When the Springer Opera House production of "Sweeney Todd" opens Thursday, the talent, dedication and generosity of some Columbus Technical College students will be on stage, but they won't be acting or singing.
They are welders. And thanks to their volunteer work, Springer technical director Will Randall received the emergency help he needed to build the show’s sets. Columbus Tech adjunct welding instructor Tim Vinson answered the emailed call for help from Springer community outreach director Aileen Fowles, and every one of the 28 welding students he asked agreed to donate their time for the real-world chance to apply their skills for a greater good.
"I talked with them about the Springer Opera House and the great things they've done for our community," Vinson explained. "Now, we're being asked to do something for our community."
Within their four-day deadline, they turned about 1,500 feet of steel tubing into the mobile framework of platforms and staircases envisioned for the show. Vinson, whose full-time job is director of Work-Based Learning for the Muscogee County School District, called this project among the highlights of his 26 years as an educator, which includes being named the district's 2006 Teacher of the Year when he was a metals technology instructor at Jordan Vocational High School.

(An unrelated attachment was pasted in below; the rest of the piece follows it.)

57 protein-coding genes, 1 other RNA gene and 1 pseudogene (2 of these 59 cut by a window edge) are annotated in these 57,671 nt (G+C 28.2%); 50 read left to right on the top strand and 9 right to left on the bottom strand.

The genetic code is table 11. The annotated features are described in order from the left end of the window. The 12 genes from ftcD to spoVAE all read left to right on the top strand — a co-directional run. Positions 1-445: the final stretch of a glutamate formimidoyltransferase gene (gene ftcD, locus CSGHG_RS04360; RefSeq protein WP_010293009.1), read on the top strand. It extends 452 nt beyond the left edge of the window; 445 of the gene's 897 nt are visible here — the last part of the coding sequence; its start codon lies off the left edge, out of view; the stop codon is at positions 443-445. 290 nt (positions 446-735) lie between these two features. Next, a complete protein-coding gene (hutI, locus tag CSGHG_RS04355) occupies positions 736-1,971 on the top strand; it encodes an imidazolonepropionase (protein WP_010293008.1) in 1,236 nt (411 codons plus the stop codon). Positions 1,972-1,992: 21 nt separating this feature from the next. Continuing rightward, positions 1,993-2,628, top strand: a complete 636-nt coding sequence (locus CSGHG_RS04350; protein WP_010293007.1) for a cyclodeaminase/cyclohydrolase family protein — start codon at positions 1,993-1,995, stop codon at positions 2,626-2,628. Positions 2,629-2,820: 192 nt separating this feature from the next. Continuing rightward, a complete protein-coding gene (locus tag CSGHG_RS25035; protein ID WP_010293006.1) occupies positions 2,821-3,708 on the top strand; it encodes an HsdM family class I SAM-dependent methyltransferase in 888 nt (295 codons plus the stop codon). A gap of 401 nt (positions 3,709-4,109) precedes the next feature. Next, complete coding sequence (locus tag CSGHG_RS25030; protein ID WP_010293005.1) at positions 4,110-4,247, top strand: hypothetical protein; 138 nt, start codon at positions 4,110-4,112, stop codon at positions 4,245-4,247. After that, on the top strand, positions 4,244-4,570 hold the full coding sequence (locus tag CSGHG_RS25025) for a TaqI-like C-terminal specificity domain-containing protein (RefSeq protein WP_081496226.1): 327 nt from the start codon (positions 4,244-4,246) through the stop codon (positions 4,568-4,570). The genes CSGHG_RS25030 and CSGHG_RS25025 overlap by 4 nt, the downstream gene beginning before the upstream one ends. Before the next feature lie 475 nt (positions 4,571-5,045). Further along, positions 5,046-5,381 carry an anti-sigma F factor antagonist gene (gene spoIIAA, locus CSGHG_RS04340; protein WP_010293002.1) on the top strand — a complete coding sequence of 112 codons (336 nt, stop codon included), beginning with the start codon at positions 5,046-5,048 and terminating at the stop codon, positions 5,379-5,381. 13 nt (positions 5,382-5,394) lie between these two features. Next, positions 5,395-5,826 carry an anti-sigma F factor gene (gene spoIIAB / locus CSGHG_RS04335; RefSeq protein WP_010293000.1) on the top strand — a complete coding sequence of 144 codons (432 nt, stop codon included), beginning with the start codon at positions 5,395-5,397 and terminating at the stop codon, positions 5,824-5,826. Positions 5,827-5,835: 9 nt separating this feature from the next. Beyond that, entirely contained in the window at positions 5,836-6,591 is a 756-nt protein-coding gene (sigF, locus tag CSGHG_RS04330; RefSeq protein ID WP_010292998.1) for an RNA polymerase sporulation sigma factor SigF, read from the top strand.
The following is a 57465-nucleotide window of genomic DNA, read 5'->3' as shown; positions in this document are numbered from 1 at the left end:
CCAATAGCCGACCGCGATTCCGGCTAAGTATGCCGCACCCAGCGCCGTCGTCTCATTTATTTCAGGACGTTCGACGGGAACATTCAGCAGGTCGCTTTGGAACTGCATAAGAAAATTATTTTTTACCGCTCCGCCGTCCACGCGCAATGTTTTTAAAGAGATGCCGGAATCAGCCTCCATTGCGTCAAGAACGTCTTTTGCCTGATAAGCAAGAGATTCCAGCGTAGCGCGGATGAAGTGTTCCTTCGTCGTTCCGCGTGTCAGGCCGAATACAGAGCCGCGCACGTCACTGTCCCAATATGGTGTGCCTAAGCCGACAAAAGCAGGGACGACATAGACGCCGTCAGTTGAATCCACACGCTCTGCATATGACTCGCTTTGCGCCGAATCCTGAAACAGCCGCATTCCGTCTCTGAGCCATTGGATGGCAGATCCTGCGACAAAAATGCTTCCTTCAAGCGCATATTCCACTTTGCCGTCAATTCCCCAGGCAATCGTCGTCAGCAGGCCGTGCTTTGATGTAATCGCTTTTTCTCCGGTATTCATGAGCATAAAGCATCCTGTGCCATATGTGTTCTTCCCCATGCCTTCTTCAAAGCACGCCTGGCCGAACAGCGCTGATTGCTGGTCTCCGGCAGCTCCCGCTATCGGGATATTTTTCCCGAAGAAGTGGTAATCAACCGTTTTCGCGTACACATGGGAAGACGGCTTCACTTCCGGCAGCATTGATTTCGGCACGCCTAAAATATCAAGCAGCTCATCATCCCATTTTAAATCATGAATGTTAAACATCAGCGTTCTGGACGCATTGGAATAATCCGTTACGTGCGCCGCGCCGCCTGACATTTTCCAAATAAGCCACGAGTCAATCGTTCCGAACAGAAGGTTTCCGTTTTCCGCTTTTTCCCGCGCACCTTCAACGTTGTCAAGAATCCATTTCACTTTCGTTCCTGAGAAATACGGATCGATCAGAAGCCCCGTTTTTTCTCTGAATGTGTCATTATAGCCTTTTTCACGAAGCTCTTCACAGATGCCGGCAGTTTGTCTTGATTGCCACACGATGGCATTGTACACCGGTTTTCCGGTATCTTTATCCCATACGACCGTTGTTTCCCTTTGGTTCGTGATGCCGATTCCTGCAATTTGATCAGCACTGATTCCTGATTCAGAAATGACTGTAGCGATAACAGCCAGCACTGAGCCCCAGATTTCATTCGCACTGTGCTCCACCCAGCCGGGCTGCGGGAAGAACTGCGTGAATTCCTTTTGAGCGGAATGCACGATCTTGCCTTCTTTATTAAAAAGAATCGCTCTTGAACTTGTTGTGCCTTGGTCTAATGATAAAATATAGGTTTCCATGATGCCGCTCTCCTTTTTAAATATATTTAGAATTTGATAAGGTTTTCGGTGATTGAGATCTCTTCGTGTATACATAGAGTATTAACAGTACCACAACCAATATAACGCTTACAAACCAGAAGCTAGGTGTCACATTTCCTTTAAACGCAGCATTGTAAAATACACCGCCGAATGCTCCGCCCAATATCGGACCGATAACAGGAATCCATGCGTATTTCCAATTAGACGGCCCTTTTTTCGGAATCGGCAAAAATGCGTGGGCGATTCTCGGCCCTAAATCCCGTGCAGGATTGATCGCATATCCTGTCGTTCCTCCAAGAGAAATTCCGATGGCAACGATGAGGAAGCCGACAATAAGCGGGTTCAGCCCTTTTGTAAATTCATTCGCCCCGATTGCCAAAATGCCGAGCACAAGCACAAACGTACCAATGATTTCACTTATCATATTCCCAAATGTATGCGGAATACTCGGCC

"There are times in your life that you will always remember," Vinson said, "and this is one of those times, when a good group of people came together for a common goal for a community even. I was blown away. They were committed. They worked as a team. They took pride in it."
And they did it for free.
"In fact," Randall said, "we had to insist they accept complimentary tickets for their work."
Wilmer Escorcia, 32, never has attended a show at the Springer, but he is among the Columbus Tech students who will be in the audience because of this experience.
"It'll really be great to see something we fabricated in the shop end up on the stage," Escorcia said. " Helping someone in need, it brought the welding shop together to get this mission done."
Randall hopes his Springer crew of four to six can use Columbus Tech's expertise on other shows - but on purpose, not because of an emergency.
"It's a fantastic opportunity for another addition to our community connections," Randall said. "If I get another set design that's too large or complicated, now we can handle this."
Mark Rice, 706-576-6272. Follow him on Twitter@MarkRiceLE.